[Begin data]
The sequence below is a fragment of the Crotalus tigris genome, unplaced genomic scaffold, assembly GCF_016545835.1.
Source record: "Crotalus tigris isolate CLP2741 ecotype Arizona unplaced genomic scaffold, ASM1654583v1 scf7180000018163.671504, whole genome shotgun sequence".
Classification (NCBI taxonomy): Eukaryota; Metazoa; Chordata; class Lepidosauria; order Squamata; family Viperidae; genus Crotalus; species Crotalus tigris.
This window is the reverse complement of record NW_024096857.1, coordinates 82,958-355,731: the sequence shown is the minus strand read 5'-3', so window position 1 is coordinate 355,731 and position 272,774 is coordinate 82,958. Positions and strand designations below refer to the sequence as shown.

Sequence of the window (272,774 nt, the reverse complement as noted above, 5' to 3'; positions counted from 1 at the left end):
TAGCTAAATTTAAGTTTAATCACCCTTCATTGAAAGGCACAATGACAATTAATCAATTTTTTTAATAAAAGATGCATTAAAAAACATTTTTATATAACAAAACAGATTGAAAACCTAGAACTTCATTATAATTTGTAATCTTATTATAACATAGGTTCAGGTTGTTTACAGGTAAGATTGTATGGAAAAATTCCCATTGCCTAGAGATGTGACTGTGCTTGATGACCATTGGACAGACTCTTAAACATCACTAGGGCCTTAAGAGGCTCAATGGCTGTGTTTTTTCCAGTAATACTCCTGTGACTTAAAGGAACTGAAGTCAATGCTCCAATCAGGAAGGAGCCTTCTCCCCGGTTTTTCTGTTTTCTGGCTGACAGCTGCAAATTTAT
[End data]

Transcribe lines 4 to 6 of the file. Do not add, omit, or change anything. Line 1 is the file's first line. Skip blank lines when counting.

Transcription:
This window is the reverse complement of record NW_024096857.1, coordinates 82,958-355,731: the sequence shown is the minus strand read 5'-3', so window position 1 is coordinate 355,731 and position 272,774 is coordinate 82,958. Positions and strand designations below refer to the sequence as shown.

Sequence of the window (272,774 nt, the reverse complement as noted above, 5' to 3'; positions counted from 1 at the left end):
TAGCTAAATTTAAGTTTAATCACCCTTCATTGAAAGGCACAATGACAATTAATCAATTTTTTTAATAAAAGATGCATTAAAAAACATTTTTATATAACAAAACAGATTGAAAACCTAGAACTTCATTATAATTTGTAATCTTATTATAACATAGGTTCAGGTTGTTTACAGGTAAGATTGTATGGAAAAATTCCCATTGCCTAGAGATGTGACTGTGCTTGATGACCATTGGACAGACTCTTAAACATCACTAGGGCCTTAAGAGGCTCAATGGCTGTGTTTTTTCCAGTAATACTCCTGTGACTTAAAGGAACTGAAGTCAATGCTCCAATCAGGAAGGAGCCTTCTCCCCGGTTTTTCTGTTTTCTGGCTGACAGCTGCAAATTTAT